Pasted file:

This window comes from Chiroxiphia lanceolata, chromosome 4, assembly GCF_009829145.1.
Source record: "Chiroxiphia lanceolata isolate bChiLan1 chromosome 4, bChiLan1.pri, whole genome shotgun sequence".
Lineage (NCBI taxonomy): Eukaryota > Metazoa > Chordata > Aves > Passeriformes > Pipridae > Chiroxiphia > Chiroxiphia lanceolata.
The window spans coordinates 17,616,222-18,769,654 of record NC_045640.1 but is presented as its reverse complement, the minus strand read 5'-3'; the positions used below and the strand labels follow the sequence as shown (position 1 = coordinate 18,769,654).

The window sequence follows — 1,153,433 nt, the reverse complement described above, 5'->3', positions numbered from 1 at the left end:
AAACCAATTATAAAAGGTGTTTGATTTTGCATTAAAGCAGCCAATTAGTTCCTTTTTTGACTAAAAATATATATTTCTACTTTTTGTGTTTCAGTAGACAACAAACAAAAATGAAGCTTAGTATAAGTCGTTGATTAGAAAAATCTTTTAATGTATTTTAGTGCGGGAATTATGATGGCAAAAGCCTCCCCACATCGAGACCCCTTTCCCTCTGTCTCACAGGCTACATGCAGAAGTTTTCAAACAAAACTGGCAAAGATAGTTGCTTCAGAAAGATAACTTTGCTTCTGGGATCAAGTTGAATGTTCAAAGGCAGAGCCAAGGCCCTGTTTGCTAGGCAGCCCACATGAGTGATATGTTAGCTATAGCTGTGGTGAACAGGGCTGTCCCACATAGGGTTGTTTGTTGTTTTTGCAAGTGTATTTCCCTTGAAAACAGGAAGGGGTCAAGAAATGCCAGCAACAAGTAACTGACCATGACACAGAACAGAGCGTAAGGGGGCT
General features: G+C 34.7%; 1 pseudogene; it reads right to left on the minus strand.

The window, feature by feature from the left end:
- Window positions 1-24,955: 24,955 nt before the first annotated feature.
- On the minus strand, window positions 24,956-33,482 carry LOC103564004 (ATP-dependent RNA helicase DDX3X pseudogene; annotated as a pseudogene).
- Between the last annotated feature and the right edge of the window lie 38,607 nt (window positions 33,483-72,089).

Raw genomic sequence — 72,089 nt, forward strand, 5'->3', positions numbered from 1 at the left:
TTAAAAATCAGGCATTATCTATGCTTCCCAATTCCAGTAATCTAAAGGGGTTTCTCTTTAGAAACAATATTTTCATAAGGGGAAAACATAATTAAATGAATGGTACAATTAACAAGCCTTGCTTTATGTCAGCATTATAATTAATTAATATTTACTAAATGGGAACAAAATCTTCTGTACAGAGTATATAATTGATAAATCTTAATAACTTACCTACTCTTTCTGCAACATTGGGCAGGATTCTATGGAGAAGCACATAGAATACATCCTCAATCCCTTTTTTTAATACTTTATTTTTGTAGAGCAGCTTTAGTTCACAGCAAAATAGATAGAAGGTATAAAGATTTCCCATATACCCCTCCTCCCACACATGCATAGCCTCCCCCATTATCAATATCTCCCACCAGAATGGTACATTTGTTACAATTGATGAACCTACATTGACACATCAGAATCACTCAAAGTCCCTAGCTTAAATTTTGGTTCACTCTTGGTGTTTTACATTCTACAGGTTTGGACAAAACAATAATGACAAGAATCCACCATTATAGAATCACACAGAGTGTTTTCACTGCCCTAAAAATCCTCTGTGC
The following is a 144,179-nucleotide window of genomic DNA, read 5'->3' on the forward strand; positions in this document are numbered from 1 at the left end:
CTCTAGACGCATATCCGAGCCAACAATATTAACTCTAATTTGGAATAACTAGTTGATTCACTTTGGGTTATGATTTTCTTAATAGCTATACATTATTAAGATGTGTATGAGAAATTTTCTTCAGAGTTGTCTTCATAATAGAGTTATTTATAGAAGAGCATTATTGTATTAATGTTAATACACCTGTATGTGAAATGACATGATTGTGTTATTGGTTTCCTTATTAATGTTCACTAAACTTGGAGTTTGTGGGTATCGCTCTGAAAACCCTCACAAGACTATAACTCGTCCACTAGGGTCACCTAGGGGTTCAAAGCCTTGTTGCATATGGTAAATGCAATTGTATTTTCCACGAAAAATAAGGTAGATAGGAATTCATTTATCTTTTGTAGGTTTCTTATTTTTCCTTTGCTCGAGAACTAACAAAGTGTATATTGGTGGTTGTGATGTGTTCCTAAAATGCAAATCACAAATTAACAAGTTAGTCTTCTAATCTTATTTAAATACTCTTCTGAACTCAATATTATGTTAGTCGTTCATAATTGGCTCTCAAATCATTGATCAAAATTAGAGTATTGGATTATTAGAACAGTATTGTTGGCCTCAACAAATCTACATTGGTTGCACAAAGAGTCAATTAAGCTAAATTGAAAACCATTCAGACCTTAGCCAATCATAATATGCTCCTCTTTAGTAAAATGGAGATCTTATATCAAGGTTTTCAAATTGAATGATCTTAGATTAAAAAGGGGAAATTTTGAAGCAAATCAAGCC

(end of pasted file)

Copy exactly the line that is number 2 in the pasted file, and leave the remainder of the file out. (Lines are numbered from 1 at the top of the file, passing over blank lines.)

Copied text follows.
Source record: "Chiroxiphia lanceolata isolate bChiLan1 chromosome 4, bChiLan1.pri, whole genome shotgun sequence".